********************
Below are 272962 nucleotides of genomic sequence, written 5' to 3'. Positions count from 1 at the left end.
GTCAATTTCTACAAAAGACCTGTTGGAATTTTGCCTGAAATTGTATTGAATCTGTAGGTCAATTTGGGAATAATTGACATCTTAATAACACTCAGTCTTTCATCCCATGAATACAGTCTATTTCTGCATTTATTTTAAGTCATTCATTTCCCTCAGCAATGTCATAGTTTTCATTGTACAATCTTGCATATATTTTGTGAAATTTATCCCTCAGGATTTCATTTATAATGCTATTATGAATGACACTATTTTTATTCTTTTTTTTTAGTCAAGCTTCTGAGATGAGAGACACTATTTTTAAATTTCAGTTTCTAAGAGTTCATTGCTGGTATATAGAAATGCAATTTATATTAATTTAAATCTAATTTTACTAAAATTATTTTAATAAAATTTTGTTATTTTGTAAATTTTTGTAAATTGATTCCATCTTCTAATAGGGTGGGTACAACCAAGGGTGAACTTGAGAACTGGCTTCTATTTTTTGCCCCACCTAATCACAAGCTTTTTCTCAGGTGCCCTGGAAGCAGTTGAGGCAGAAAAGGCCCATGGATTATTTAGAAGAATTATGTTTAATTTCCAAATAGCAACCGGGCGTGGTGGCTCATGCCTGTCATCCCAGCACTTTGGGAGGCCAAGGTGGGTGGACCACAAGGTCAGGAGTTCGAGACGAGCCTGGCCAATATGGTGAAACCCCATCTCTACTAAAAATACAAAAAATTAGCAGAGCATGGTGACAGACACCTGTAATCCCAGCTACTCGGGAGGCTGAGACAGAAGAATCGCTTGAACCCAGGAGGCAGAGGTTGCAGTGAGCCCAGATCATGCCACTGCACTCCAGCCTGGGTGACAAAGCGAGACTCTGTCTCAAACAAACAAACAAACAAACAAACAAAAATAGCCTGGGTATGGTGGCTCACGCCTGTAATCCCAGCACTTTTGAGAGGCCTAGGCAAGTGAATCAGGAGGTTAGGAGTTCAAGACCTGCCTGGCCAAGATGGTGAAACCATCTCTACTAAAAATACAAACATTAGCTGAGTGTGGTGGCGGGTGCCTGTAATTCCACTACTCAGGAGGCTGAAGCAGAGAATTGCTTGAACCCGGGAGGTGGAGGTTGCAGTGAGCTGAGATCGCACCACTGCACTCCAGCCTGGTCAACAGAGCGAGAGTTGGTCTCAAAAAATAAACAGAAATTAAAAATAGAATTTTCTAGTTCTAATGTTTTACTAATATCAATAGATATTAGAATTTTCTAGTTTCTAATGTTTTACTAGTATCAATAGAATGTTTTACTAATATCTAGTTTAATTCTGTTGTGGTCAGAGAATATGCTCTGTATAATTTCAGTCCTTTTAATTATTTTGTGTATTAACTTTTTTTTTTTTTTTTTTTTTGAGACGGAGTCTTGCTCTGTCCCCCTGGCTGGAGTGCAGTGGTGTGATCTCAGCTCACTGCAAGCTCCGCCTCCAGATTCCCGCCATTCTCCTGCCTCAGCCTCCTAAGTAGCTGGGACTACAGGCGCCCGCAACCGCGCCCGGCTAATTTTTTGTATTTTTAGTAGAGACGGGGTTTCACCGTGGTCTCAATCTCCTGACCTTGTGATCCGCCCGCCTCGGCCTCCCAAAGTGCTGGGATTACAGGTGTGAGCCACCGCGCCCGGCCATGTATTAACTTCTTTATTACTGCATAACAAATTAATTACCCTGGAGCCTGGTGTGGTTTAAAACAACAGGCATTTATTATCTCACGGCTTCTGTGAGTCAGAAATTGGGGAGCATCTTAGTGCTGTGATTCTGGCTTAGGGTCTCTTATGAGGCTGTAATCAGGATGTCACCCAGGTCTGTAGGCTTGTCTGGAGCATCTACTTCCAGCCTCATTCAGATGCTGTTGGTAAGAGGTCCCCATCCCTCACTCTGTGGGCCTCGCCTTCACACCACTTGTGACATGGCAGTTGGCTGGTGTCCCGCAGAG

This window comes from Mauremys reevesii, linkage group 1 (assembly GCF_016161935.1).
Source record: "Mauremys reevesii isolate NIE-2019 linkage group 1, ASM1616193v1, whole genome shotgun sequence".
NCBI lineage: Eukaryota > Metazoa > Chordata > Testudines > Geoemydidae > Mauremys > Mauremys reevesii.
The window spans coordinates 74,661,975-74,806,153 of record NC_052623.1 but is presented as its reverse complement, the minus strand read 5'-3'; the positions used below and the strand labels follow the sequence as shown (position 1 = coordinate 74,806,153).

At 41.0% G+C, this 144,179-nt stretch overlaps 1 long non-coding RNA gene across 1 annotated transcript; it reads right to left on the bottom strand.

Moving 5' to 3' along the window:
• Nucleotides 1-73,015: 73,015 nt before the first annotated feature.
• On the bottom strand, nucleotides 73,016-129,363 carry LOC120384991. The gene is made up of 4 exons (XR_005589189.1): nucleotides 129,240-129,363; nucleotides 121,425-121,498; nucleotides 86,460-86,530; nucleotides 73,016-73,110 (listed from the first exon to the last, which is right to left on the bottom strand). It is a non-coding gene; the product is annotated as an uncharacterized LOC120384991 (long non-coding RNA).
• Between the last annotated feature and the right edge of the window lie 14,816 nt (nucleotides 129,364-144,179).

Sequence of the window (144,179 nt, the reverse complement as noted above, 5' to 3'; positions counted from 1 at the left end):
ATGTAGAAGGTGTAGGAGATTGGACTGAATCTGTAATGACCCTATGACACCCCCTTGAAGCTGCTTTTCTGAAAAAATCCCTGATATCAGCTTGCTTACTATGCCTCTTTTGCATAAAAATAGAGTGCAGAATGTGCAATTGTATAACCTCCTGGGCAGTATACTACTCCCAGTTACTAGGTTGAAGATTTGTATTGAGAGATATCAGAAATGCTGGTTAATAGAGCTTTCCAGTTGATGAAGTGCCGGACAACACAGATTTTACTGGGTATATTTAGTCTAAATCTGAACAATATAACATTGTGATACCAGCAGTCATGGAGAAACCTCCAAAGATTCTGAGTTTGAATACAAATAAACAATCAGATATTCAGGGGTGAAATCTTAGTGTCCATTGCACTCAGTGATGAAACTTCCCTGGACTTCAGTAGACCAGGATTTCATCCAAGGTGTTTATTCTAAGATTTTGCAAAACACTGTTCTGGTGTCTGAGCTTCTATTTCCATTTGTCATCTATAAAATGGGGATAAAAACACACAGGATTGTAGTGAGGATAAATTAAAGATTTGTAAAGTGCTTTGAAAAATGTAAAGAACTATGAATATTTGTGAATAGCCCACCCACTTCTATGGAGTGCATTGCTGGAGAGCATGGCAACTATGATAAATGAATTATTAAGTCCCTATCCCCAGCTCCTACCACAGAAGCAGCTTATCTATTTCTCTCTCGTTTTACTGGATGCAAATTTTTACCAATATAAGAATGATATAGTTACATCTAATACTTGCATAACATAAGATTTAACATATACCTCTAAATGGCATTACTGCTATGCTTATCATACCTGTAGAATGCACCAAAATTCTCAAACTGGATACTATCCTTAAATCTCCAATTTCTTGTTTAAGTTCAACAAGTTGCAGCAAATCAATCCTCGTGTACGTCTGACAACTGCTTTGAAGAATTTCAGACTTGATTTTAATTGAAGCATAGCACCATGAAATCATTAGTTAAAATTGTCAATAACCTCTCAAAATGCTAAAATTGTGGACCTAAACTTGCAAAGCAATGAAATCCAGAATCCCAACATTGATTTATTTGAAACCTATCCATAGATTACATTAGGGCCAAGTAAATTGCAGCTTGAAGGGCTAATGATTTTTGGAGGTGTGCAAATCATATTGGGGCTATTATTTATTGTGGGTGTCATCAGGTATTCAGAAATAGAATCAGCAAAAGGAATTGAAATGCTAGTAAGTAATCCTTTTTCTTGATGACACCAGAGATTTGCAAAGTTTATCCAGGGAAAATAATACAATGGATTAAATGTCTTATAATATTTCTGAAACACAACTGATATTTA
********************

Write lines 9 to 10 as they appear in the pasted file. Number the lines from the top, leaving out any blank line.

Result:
• Nucleotides 1-73,015: 73,015 nt before the first annotated feature.
• On the bottom strand, nucleotides 73,016-129,363 carry LOC120384991. The gene is made up of 4 exons (XR_005589189.1): nucleotides 129,240-129,363; nucleotides 121,425-121,498; nucleotides 86,460-86,530; nucleotides 73,016-73,110 (listed from the first exon to the last, which is right to left on the bottom strand). It is a non-coding gene; the product is annotated as an uncharacterized LOC120384991 (long non-coding RNA).